This novel takes place on Maycomb, a quiet and conservative town in the south of the United States. Scout, the narrator, lives a simple yet prosperous life with her older brother, Jem, and her father, Atticus Finch. Throughout the book one can see that they are the most respectable and tolerant family in town, being that Atticus is constantly reminding his children to keep their morals and values with them at all times. The Finch’s refrain from judging and looking down on others, but their town is full of people who will speak their minds when they dislike someone for non-justifiable reasons. For example, the Cunninghams were a family known for their lack of money and, therefore, their poor manners. Walter, a young boy and one of the Cunningham’s, is invited to have lunch ...
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...lly, and they learn that their old opinions about him were simply based on ignorance and an ample fear of the unknown.
It is easy to understand why this novel has become a classic and a must-read for everyone around the world. Written and published in the 1960’s, society was still struggling with prejudice and discrimination, and this book caused a huge impact on the world’s perspective. Even today, “To Kill a Mockingbird” continues to impart valuable lessons to anyone who decides to wilfully read and understand it. Prejudice and inequality are both ideas imposed by ignorance and closed minds, and people need to become more understanding and tolerant of other ideas, races, religions, and ways of life; it is essential in order to achieve a world in which love, rather than hatred, drives us all to make a change.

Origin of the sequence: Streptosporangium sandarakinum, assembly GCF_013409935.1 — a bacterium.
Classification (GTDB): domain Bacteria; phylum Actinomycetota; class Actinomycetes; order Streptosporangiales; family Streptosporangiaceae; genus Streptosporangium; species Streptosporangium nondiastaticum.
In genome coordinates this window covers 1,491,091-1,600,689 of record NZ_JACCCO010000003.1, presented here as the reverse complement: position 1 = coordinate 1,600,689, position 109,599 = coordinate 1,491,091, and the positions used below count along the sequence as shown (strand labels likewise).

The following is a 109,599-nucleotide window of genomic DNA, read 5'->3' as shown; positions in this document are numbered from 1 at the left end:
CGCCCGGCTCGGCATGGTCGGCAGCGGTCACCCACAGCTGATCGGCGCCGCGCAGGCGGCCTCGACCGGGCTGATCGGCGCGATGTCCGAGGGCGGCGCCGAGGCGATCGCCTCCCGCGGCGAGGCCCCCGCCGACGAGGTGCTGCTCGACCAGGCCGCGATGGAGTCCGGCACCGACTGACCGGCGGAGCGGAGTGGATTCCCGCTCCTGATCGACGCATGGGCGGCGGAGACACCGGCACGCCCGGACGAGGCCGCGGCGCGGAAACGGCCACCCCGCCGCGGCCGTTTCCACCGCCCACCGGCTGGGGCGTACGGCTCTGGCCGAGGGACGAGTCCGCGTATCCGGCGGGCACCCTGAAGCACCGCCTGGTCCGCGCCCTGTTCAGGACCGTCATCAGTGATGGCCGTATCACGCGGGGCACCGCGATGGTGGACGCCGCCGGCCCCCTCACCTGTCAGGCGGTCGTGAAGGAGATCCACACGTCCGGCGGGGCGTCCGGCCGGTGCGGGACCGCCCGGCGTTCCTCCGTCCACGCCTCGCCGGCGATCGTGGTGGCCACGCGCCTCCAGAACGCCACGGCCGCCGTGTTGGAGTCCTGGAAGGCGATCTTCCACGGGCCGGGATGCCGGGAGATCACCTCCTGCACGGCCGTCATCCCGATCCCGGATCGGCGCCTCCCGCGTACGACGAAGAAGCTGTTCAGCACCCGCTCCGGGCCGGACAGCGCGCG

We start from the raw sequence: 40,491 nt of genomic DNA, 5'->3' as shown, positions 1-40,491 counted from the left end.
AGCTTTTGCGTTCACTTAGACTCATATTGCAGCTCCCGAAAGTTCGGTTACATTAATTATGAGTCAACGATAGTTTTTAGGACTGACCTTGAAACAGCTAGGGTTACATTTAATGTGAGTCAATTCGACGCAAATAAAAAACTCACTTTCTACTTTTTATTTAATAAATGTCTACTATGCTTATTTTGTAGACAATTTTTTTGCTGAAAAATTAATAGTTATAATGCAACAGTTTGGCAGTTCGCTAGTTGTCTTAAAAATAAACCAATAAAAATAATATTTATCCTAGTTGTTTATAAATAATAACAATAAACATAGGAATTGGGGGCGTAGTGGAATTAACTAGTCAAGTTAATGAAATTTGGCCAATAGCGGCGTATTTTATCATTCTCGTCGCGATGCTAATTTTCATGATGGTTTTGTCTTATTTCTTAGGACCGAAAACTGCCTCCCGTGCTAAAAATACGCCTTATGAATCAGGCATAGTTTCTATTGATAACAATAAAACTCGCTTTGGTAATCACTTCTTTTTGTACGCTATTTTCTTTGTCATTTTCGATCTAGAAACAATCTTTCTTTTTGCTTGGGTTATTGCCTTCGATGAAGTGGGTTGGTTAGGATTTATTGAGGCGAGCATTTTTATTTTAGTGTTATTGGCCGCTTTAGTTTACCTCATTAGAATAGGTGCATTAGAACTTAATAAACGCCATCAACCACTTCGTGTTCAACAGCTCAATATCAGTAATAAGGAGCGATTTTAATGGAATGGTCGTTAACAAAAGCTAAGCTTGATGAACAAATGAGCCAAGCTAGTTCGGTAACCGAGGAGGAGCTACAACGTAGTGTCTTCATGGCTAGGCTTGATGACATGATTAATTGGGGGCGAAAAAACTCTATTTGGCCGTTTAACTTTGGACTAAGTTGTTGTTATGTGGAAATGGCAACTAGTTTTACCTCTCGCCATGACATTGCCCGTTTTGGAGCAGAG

To Kill a Mockingbird, Harper Lee, 1960.
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